Children in Foster Care Need More Than a Family

Every day in foster care is a day in crisis.

As a beginning social worker, I did my internship at a large, multi-service family counseling agency in Trumbull County, Ohio. And I will never forget how it felt to leave those kids at the end of the day, wondering if they would have dinner or if anyone would be there to help them with their homework.  I also remember knowing that the parents we worked with truly loved their children, while the complexities of abuse, addiction, mental illness, poverty and failed systems were more than I could imagine anyone being able to overcome.

One child in particular – who I hope is sitting in a college classroom right now – used to grab my arm and rest his head on my shoulder after each visit, asking, “Please can I stay longer?” As I lingered there a few minutes, I would think to myself three things:

“Can I get in trouble for this?”

“Do they let twenty-year-old students adopt kids?”

And then immediately afterward, “There’s no way I can ever do this job.”

Even then, I knew I wouldn’t be able to maintain the appropriate boundaries needed to provide the kind of support those families deserved. I went on to spend fifteen years working with adults in a variety of settings, but I still sometimes imagine what it would be like to cram a few more beds into our 1,300 square-foot colonial. If love were really all they needed, I’m pretty sure I could be a foster mom. But truthfully, kids who have experienced significant trauma and loss need more than just love. For many different reasons, the answer hasn’t changed after all these years. I’m still not the best person for that job.  So now I’m beginning to ask myself a different version of the same question:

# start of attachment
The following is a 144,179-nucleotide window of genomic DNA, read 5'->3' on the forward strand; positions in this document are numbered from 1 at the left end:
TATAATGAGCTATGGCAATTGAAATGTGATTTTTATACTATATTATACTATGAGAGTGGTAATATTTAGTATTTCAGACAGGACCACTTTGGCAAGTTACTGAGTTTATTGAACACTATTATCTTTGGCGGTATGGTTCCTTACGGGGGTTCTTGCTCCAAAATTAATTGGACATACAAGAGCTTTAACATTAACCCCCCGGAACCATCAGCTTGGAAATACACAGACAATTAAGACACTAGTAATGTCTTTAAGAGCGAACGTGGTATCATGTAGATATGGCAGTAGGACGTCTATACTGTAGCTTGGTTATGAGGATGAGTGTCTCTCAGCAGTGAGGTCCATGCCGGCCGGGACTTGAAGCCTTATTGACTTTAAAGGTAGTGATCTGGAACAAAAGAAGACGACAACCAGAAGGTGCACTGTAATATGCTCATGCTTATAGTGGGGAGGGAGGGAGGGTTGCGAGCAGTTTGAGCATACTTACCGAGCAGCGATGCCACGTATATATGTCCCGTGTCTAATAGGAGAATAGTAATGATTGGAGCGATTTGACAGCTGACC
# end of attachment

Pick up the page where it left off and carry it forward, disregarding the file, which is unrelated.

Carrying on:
If I can’t be a foster parent, what else can I do to help?

Maybe that means writing and talking about the kinds of things foster kids do need, like well-trained social workers and supportive programs designed to empower kids, respect birth parents and honor all the connections in a child’s life. After all, isn’t that what makes families and communities thrive?  Not just one person who swoops in to save the day for a family in crisis, but a community of people who are committed to helping them succeed.  Every child and every family needs a network of people who are willing to keep showing up for them – aunts, uncles, siblings, friends, teachers, neighbors, coaches, mentors, counselors and ministers – and children in foster care are no different. I think we all have a chance to be that that for someone, every single day.

How-can-I-help?

Waiting Child Fund is a Cleveland based non-profit dedicated to transforming the future of foster care in Ohio. The state-wide opiate crisis has made their work more important than ever. Ohio’s child welfare system is not equipped to support the 14,000 kids who are currently in care, a drastic rise from 12,000 youth in foster care two years ago. This small but mighty team of professionals is on a mission to ensure that every child has a capable, empowered case worker and a supportive team of extended family and friends who will make their success and happiness a priority.

Donate. Your donation of just $10 today will go directly toward creating a better foster care system to support families in crisis and  ensure that every child in foster care has the benefit of permanent loving connections. Click here to donate.

Visit and follow them on Facebook and Twitter to help build awareness and learn more about the urgent need for foster care reform in Ohio and throughout the US.

Stop by the Bottlehouse Brewery next Saturday, November 12th, for their last fundraising event of the year. Better yet, invite your friends and co-workers for a whole new level of friendly competition. Register online.

 

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